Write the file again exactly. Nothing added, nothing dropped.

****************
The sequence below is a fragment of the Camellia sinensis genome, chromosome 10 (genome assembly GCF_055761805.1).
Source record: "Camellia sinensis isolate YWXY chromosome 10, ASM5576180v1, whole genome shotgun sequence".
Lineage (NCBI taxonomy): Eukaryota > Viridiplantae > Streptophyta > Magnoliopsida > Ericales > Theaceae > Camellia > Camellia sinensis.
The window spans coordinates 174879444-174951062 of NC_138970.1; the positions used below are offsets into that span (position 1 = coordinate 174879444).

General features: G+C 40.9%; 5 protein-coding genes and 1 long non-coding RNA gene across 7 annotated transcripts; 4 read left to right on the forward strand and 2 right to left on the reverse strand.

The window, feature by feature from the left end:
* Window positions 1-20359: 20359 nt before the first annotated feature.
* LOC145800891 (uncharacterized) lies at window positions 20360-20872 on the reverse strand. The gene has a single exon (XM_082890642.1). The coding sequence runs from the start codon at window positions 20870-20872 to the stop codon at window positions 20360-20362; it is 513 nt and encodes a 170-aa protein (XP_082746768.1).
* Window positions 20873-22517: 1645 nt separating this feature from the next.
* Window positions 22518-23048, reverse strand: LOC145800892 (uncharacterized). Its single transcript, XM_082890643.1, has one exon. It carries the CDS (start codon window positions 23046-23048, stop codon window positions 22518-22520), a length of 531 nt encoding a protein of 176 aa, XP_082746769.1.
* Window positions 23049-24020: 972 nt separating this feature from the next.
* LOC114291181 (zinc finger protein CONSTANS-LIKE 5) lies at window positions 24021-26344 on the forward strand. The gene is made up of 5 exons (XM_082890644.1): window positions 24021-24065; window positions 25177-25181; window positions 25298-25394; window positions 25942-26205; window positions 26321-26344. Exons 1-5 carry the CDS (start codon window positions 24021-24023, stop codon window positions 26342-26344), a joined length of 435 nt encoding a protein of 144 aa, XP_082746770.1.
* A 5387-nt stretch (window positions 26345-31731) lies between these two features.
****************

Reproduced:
The sequence below is a fragment of the Camellia sinensis genome, chromosome 10 (genome assembly GCF_055761805.1).
Source record: "Camellia sinensis isolate YWXY chromosome 10, ASM5576180v1, whole genome shotgun sequence".
Lineage (NCBI taxonomy): Eukaryota > Viridiplantae > Streptophyta > Magnoliopsida > Ericales > Theaceae > Camellia > Camellia sinensis.
The window spans coordinates 174879444-174951062 of NC_138970.1; the positions used below are offsets into that span (position 1 = coordinate 174879444).

General features: G+C 40.9%; 5 protein-coding genes and 1 long non-coding RNA gene across 7 annotated transcripts; 4 read left to right on the forward strand and 2 right to left on the reverse strand.

The window, feature by feature from the left end:
* Window positions 1-20359: 20359 nt before the first annotated feature.
* LOC145800891 (uncharacterized) lies at window positions 20360-20872 on the reverse strand. The gene has a single exon (XM_082890642.1). The coding sequence runs from the start codon at window positions 20870-20872 to the stop codon at window positions 20360-20362; it is 513 nt and encodes a 170-aa protein (XP_082746768.1).
* Window positions 20873-22517: 1645 nt separating this feature from the next.
* Window positions 22518-23048, reverse strand: LOC145800892 (uncharacterized). Its single transcript, XM_082890643.1, has one exon. It carries the CDS (start codon window positions 23046-23048, stop codon window positions 22518-22520), a length of 531 nt encoding a protein of 176 aa, XP_082746769.1.
* Window positions 23049-24020: 972 nt separating this feature from the next.
* LOC114291181 (zinc finger protein CONSTANS-LIKE 5) lies at window positions 24021-26344 on the forward strand. The gene is made up of 5 exons (XM_082890644.1): window positions 24021-24065; window positions 25177-25181; window positions 25298-25394; window positions 25942-26205; window positions 26321-26344. Exons 1-5 carry the CDS (start codon window positions 24021-24023, stop codon window positions 26342-26344), a joined length of 435 nt encoding a protein of 144 aa, XP_082746770.1.
* A 5387-nt stretch (window positions 26345-31731) lies between these two features.